Carport costs will vary hugely depending on the materials used to build them and their size, as well as their design. For example, a simple one-bay structure comprised of just a roof and four supporting posts and built from blockwork, is going to be far cheaper than a large oak-framed structure with storage and multiple bays.
According to Checkatrade, the average single carport costs £3,000 to install while a double is more likely to come in at closer to £5,000. Bear in mind that these estimates don't include the cost of connecting services such as electricity or pouring the concrete floor and base.
There are ways to make savings — for example, a simple flat roof will be cheaper than a more complicated pitched roof design.
Carport kits made from aluminium tend to start from around £1,000, while timber designs can cost as much as 50% more than this. If you fancy something bespoke made from oak or steel you are looking at anything upwards of £10,000.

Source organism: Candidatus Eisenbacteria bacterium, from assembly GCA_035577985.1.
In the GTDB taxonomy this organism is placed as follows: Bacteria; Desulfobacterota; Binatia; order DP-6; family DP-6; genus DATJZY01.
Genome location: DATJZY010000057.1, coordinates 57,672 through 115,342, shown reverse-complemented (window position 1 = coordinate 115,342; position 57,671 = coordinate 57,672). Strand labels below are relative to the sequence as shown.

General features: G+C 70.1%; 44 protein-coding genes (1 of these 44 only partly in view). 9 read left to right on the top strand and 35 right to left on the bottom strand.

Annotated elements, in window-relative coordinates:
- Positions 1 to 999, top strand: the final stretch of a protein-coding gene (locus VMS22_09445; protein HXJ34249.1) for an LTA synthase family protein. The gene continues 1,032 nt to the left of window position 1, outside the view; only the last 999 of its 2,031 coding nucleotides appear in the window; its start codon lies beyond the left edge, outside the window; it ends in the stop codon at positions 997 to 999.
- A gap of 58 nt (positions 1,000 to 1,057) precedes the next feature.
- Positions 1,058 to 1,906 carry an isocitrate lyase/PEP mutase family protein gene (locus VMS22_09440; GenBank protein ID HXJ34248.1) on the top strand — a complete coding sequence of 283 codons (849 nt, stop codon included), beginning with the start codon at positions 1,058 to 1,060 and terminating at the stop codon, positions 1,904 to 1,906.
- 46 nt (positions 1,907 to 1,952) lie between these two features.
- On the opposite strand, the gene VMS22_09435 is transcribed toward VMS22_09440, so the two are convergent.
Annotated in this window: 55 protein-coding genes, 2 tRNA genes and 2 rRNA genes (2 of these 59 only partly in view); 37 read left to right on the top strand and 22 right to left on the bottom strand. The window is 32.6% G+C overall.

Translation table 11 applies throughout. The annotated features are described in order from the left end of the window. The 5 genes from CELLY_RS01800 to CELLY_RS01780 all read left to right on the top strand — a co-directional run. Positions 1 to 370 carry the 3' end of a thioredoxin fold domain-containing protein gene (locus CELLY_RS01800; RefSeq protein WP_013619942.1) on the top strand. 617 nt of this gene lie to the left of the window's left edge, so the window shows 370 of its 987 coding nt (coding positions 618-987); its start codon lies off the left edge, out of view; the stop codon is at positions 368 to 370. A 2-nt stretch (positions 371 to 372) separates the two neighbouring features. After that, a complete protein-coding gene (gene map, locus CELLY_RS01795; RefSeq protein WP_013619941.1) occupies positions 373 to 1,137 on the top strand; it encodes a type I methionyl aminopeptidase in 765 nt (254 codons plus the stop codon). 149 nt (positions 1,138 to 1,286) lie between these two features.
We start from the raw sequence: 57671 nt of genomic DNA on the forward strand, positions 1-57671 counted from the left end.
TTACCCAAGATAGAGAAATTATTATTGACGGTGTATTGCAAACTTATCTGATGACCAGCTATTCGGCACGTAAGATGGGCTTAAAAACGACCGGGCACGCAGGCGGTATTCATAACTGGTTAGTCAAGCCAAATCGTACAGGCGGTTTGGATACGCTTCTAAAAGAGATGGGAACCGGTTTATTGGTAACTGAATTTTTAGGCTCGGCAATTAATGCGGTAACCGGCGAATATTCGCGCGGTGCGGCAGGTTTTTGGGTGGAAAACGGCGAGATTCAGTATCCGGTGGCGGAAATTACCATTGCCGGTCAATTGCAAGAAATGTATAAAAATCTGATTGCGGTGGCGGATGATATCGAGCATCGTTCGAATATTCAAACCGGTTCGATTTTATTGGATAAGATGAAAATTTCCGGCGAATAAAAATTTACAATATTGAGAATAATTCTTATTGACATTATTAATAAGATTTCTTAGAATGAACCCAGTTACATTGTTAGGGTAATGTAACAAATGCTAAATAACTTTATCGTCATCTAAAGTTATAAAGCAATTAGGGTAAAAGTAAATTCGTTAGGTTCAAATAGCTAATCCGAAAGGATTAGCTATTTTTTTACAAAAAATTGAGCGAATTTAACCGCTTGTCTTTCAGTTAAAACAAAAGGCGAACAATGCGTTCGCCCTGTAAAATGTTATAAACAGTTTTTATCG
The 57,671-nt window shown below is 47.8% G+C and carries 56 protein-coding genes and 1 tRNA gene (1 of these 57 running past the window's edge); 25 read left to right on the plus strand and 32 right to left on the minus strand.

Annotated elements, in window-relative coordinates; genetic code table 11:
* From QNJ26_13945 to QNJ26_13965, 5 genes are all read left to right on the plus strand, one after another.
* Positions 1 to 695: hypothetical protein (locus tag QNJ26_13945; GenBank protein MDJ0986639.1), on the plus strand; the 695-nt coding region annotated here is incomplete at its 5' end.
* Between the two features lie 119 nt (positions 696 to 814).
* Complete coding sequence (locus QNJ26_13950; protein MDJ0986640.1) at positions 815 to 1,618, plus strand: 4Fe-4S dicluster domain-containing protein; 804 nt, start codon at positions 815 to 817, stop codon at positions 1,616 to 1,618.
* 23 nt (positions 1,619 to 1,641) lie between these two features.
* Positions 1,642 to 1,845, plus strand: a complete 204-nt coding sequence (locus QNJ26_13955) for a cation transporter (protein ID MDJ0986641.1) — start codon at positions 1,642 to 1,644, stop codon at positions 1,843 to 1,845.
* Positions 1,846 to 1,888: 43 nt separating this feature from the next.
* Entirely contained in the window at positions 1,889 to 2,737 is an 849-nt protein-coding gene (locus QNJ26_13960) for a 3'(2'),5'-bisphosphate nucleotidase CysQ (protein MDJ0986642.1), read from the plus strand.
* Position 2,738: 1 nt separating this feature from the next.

Do you need planning permission for a carport?
A carport is classed as an outbuilding and so will, in most cases, fall within permitted development rights. However, planning permission may be required if:
- The carport is being constructed in front of your house
- The carport will be more than one storey high
- It will exceed 2.5m in height and be located within 2m of your property boundary
- Is located more than 2m from your property boundary but has a height more than 2.5m (more than 4m for a dual pitched roof or 3m for other roof types)
- Features a balcony, veranda or any platforms more than 0.3m high
- Occupies more than 50% of the land surrounding the original property
- Will be used for commercial uses or as accommodation
- Your property is listed or within a designated area, such as conservation area or World Heritage Site
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Natasha is Homebuilding & Renovating’s Associate Content Editor and has been a member of the team for over two decades. An experienced journalist and renovation expert, she has written for a number of homes titles. Over the years Natasha has renovated and carried out a side extension to a Victorian terrace. She is currently living in the rural Edwardian cottage she renovated and extended on a largely DIY basis, living on site for the duration of the project. She is now looking for her next project — something which is proving far harder than she thought it would be.